48 e-Letters

published between 2016 and 2019

  • Why do we love to hate ourselves?
    Robert L Wears

    Dhaliwal's comment [1] on Zwaan et al [2] nicely refutes what has been called "the hypothesis of special cause" [3] - the notion that when things turn out wrong, the cognitive processes leading to that outcome must have been fundamentally different (ie, error-prone) from when they turn out right. Dhaliwal's argument recapitulates thinking that is over 100 years old; one of the early contributors to psychology, Ernst Mach, wr...

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  • Statistical Process Control and Interrupted Time Series
    Alan J Poots

    I read Fretheim and Tomic's article [1] with interest as I trained in frequentist stastistics and now work primarily with Stastistical Process Control (SPC) in quality improvement (QI) initiatives.

    I concur that there are missed opportunities for using Interrupted Time Series (ITS) in QI; however, I note cautions in doing so:

    Regression models applied in ITS often have the assumption of homoscedastici...

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  • Hand Washing is about Respect for Patients
    Daniel L Cohen

    The paper by Redelmeier and Shafir resonated strongly with me because I have always believed that there are important factors that motivate some physicians to wash their hands while others behave differently. I agree completely that this is a more complex issue than has been previously noted. I always wash my hands in front of patients and have done so for over 40 years. This has very little to do with the risks of healthc...

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  • What did Albert Einstein ever do?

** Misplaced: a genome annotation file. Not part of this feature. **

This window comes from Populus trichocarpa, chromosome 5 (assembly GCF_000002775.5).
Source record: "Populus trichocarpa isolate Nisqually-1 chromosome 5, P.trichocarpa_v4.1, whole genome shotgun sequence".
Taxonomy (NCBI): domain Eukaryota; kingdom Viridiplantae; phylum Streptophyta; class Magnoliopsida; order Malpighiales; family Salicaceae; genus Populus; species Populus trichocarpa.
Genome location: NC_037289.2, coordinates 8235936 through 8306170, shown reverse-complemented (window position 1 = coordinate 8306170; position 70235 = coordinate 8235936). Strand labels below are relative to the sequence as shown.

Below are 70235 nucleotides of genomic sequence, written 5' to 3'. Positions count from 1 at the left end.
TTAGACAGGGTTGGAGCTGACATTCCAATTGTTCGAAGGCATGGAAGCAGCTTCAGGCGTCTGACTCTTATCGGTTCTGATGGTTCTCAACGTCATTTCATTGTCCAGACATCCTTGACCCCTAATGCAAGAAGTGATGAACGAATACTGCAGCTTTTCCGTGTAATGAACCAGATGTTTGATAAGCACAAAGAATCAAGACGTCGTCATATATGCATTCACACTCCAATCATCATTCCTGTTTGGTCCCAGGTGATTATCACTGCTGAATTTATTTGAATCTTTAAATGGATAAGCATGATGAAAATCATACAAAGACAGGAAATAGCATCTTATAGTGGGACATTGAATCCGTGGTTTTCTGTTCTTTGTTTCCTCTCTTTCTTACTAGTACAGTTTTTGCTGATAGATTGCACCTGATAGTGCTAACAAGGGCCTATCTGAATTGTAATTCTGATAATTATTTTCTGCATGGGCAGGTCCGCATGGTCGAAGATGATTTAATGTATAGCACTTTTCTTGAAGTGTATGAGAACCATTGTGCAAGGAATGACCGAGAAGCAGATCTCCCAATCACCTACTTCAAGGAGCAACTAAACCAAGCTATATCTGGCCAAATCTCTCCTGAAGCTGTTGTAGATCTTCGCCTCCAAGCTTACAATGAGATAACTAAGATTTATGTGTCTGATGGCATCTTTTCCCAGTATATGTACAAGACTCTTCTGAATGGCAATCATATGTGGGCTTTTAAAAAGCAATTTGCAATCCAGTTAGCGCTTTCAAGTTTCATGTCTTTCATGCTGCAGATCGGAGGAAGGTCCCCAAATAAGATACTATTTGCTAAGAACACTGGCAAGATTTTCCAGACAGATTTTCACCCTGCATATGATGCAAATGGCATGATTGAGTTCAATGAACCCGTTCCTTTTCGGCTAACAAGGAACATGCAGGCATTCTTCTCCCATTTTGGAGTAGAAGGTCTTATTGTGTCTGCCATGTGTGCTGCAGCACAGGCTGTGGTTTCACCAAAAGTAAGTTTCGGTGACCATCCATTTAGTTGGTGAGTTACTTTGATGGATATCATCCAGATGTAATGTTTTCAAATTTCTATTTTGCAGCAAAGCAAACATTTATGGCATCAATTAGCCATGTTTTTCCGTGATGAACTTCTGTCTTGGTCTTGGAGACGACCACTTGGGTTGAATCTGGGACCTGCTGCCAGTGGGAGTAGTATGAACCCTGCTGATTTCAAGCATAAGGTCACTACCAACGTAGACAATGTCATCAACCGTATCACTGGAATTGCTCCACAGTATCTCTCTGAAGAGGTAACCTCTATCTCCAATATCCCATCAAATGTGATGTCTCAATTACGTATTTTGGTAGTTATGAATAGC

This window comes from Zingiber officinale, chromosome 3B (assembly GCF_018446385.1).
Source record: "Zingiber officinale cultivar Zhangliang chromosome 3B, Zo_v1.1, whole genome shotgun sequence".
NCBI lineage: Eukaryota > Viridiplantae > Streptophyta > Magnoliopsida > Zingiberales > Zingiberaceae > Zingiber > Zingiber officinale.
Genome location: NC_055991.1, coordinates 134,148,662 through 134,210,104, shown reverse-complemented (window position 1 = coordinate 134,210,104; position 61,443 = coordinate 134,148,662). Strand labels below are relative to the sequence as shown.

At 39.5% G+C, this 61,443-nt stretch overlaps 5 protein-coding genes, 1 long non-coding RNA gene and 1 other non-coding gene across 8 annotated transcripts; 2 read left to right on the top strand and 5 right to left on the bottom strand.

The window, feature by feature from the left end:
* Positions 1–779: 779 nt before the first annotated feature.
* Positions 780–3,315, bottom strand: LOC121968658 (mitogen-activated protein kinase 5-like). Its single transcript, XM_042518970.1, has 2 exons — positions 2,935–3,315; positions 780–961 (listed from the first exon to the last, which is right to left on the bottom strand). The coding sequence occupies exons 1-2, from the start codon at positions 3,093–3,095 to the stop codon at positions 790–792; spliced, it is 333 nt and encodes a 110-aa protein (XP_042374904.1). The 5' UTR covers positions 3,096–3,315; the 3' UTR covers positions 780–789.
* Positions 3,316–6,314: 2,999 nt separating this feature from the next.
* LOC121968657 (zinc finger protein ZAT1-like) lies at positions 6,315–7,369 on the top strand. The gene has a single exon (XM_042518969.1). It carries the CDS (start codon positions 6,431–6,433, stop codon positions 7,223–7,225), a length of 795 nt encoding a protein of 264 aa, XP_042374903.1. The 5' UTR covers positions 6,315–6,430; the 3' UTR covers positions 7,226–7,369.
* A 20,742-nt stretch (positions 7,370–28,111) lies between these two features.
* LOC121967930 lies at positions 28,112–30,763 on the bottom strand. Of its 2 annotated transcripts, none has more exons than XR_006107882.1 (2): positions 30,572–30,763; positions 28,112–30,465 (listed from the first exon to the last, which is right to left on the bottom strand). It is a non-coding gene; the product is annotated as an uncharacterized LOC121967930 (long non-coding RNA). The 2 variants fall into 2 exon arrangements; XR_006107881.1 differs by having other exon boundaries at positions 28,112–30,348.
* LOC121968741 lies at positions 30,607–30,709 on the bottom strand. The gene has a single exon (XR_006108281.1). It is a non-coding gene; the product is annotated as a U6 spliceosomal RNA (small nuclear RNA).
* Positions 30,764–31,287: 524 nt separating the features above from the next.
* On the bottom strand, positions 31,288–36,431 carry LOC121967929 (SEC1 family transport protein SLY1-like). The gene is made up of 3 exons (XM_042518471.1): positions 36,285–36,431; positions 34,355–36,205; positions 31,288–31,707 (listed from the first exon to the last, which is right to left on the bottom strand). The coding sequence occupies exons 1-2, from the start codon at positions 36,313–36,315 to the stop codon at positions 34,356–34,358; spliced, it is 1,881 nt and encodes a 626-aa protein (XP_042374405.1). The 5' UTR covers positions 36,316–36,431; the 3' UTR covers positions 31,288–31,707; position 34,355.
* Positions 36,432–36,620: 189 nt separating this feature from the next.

Robert L Wears

    Reed and Card's essay on the problem of valuing action over thought could not have come at a better time. For years, quality and safety mavens have been paraphrasing Goethe -- "Knowing is not enough ... we must do". But the resulting culture of 'do, do, do' has brought us quite a lot of doo-doo.

    To counter this, consider the question, "What did Einstein ever do?" He invented nothing, patented nothing, created n...

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  • Patient-centered bedside rounds-Exploring patient preferences before patient-centered care
    Naseema B Merchant

    Dear Editor,

    It was with great interest that we read the study of O'Leary et al published in the December issue of the journal and were quite surprised by their findings that patient centered- rounds had no impact on patients' perceptions of shared decision making, activation, and satisfaction with care.1

    Previous studies have shown that patients prefer their rounding team conduct rounds at the bedside...

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  • The problem with incident reporting
    Paresh Jobanputra

    Dear Sir or Madam

    I read with interest the editorial by Carl Macrae on incident reporting. I wonder if, in making a detailed comparison with the aviation and other industries, Macrae loses sight of one important reason why health services staff report incidents. My experience suggests that often the purpose of reports is not to learn from incidents but for staff to pre -emptively give their version of events in...

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  • Re:More information on safety culture in long-term care
    Martina Buljac-Samardzic

    We appreciate Dr. Singer's point about a more thorough discussion of the large literature on safety climate and tools for assessing it. Although we did include two of the articles she refers to; not all were included. While acknowledging and discussing other instruments for measuring Patient Safety Climate (PSC), would have made our article more complete, the findings and conclusions of the study would not have changed....

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  • More information on safety culture in long-term care
    Sara Singer

    To the Editor: I was a little surprised to see Buljac-Samardzic et al. in their recent article on safety culture in long-term care state that few tools are available to evaluate the effectiveness of initiatives to improve safety culture in nursing and residential homes. While there may be fewer tools available for nursing and residential homes than inpatient settings, there are several safety climate instruments that are...

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